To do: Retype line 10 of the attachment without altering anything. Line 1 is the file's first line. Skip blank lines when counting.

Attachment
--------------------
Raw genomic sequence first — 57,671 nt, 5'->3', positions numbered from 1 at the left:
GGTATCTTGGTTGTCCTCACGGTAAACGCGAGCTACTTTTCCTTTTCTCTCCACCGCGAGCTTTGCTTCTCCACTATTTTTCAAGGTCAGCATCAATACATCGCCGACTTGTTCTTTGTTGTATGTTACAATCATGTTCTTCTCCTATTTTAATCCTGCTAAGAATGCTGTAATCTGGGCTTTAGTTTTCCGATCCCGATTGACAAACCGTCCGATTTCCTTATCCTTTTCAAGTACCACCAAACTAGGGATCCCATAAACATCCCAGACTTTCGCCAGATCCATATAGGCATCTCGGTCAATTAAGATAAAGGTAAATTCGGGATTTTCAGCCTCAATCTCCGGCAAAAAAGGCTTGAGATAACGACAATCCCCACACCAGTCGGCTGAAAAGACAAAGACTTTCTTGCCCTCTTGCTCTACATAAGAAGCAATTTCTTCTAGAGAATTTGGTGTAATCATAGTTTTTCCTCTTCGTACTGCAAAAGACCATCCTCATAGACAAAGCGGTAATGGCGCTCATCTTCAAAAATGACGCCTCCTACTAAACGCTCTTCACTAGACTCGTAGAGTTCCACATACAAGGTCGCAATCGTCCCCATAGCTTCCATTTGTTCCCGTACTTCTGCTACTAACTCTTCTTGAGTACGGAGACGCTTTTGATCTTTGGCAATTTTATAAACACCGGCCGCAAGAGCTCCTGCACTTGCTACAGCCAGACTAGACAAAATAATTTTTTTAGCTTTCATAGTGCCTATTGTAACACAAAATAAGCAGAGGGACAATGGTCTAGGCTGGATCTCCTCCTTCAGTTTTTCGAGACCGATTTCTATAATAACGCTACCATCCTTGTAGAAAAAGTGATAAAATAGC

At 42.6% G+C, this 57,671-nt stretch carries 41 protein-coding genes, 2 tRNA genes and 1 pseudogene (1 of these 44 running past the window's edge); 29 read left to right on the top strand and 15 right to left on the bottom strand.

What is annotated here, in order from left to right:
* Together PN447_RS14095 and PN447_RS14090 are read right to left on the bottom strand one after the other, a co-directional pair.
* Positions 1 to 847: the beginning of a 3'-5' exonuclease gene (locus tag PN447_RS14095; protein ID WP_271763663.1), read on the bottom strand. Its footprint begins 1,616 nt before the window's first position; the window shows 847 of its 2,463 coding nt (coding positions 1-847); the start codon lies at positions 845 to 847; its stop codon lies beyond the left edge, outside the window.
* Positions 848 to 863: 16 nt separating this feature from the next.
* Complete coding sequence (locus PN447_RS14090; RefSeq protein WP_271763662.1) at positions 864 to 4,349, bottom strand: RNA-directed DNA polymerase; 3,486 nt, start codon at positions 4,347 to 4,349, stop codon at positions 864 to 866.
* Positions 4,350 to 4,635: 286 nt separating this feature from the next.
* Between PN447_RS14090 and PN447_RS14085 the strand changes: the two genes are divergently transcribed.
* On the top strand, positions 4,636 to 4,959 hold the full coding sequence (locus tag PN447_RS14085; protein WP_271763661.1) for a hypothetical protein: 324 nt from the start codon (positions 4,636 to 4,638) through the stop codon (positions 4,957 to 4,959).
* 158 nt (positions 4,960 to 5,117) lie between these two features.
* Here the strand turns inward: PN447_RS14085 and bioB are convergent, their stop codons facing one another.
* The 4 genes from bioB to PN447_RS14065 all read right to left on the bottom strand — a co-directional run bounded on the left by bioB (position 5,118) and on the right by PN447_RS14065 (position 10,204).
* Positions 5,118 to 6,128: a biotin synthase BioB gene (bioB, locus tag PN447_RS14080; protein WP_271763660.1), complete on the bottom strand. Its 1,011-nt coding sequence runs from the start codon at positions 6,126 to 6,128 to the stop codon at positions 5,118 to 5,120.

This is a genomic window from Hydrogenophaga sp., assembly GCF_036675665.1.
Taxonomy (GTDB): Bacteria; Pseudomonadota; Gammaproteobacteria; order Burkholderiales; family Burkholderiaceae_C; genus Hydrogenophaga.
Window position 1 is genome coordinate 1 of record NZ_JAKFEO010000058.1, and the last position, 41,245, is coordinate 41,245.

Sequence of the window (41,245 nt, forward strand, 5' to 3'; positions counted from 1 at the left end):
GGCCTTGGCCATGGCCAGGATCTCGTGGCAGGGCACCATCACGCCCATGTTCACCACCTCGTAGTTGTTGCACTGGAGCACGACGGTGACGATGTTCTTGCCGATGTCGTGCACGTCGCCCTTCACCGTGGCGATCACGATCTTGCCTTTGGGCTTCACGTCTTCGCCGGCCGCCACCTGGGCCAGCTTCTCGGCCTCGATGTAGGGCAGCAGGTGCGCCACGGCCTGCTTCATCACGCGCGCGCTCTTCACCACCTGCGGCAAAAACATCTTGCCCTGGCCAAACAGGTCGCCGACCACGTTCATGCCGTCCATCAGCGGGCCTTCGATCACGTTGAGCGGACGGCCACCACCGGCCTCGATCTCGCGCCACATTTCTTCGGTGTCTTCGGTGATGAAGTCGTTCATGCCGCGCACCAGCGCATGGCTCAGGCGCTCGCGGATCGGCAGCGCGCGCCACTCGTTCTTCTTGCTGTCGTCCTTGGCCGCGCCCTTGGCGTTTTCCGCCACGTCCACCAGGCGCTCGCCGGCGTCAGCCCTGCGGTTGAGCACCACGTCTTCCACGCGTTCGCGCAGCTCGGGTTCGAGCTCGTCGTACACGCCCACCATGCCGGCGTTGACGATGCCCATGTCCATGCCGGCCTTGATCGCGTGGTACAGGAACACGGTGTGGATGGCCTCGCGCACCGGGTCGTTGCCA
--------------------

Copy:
* Between PN447_RS14090 and PN447_RS14085 the strand changes: the two genes are divergently transcribed.